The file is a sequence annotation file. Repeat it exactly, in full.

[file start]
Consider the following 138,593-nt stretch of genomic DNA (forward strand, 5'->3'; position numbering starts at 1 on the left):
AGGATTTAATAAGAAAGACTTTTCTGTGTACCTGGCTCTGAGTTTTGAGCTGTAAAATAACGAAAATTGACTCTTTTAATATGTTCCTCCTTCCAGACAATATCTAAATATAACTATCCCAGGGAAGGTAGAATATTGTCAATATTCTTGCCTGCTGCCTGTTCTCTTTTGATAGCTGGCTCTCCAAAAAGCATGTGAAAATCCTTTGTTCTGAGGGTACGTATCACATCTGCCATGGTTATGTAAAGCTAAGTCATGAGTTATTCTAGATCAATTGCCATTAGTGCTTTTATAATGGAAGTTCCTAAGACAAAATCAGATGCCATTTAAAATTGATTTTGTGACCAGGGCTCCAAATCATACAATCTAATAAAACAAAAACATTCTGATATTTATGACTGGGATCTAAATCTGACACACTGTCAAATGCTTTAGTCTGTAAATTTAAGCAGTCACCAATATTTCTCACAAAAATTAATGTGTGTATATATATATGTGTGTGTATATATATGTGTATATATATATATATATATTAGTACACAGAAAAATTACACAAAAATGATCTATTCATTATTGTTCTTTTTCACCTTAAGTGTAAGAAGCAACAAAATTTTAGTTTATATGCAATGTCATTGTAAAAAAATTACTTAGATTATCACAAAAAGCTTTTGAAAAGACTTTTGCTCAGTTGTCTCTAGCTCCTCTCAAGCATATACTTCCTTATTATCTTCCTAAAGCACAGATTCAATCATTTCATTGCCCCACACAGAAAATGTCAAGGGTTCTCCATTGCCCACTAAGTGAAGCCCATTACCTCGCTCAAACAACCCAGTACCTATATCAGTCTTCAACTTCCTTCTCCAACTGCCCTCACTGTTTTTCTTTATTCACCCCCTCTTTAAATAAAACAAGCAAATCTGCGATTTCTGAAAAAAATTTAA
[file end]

Consider the following 138,593-nt stretch of genomic DNA (forward strand, 5'->3'; position numbering starts at 1 on the left):
AGGATTTAATAAGAAAGACTTTTCTGTGTACCTGGCTCTGAGTTTTGAGCTGTAAAATAACGAAAATTGACTCTTTTAATATGTTCCTCCTTCCAGACAATATCTAAATATAACTATCCCAGGGAAGGTAGAATATTGTCAATATTCTTGCCTGCTGCCTGTTCTCTTTTGATAGCTGGCTCTCCAAAAAGCATGTGAAAATCCTTTGTTCTGAGGGTACGTATCACATCTGCCATGGTTATGTAAAGCTAAGTCATGAGTTATTCTAGATCAATTGCCATTAGTGCTTTTATAATGGAAGTTCCTAAGACAAAATCAGATGCCATTTAAAATTGATTTTGTGACCAGGGCTCCAAATCATACAATCTAATAAAACAAAAACATTCTGATATTTATGACTGGGATCTAAATCTGACACACTGTCAAATGCTTTAGTCTGTAAATTTAAGCAGTCACCAATATTTCTCACAAAAATTAATGTGTGTATATATATATGTGTGTGTATATATATGTGTATATATATATATATATATTAGTACACAGAAAAATTACACAAAAATGATCTATTCATTATTGTTCTTTTTCACCTTAAGTGTAAGAAGCAACAAAATTTTAGTTTATATGCAATGTCATTGTAAAAAAATTACTTAGATTATCACAAAAAGCTTTTGAAAAGACTTTTGCTCAGTTGTCTCTAGCTCCTCTCAAGCATATACTTCCTTATTATCTTCCTAAAGCACAGATTCAATCATTTCATTGCCCCACACAGAAAATGTCAAGGGTTCTCCATTGCCCACTAAGTGAAGCCCATTACCTCGCTCAAACAACCCAGTACCTATATCAGTCTTCAACTTCCTTCTCCAACTGCCCTCACTGTTTTTCTTTATTCACCCCCTCTTTAAATAAAACAAGCAAATCTGCGATTTCTGAAAAAAATTTAA